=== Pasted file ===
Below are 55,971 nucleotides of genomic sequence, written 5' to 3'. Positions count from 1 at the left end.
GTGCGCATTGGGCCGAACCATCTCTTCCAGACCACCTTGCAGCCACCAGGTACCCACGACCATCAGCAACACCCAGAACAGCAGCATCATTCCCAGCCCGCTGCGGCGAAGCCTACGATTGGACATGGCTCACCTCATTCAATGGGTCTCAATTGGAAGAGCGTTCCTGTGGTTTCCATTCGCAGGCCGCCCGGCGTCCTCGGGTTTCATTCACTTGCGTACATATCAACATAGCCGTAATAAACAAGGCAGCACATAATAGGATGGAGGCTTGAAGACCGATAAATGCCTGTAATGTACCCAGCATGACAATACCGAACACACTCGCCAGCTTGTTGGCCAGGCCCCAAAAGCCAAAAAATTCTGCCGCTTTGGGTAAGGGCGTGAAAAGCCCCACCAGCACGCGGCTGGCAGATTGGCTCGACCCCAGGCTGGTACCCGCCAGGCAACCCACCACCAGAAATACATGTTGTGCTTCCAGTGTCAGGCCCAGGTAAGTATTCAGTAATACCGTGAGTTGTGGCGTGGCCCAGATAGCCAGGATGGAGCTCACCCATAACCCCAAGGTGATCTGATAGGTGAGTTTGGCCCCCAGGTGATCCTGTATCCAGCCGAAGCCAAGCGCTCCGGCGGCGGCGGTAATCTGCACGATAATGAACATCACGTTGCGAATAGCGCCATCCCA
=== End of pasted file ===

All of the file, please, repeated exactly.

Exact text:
Below are 55,971 nucleotides of genomic sequence, written 5' to 3'. Positions count from 1 at the left end.
GTGCGCATTGGGCCGAACCATCTCTTCCAGACCACCTTGCAGCCACCAGGTACCCACGACCATCAGCAACACCCAGAACAGCAGCATCATTCCCAGCCCGCTGCGGCGAAGCCTACGATTGGACATGGCTCACCTCATTCAATGGGTCTCAATTGGAAGAGCGTTCCTGTGGTTTCCATTCGCAGGCCGCCCGGCGTCCTCGGGTTTCATTCACTTGCGTACATATCAACATAGCCGTAATAAACAAGGCAGCACATAATAGGATGGAGGCTTGAAGACCGATAAATGCCTGTAATGTACCCAGCATGACAATACCGAACACACTCGCCAGCTTGTTGGCCAGGCCCCAAAAGCCAAAAAATTCTGCCGCTTTGGGTAAGGGCGTGAAAAGCCCCACCAGCACGCGGCTGGCAGATTGGCTCGACCCCAGGCTGGTACCCGCCAGGCAACCCACCACCAGAAATACATGTTGTGCTTCCAGTGTCAGGCCCAGGTAAGTATTCAGTAATACCGTGAGTTGTGGCGTGGCCCAGATAGCCAGGATGGAGCTCACCCATAACCCCAAGGTGATCTGATAGGTGAGTTTGGCCCCCAGGTGATCCTGTATCCAGCCGAAGCCAAGCGCTCCGGCGGCGGCGGTAATCTGCACGATAATGAACATCACGTTGCGAATAGCGCCATCCCA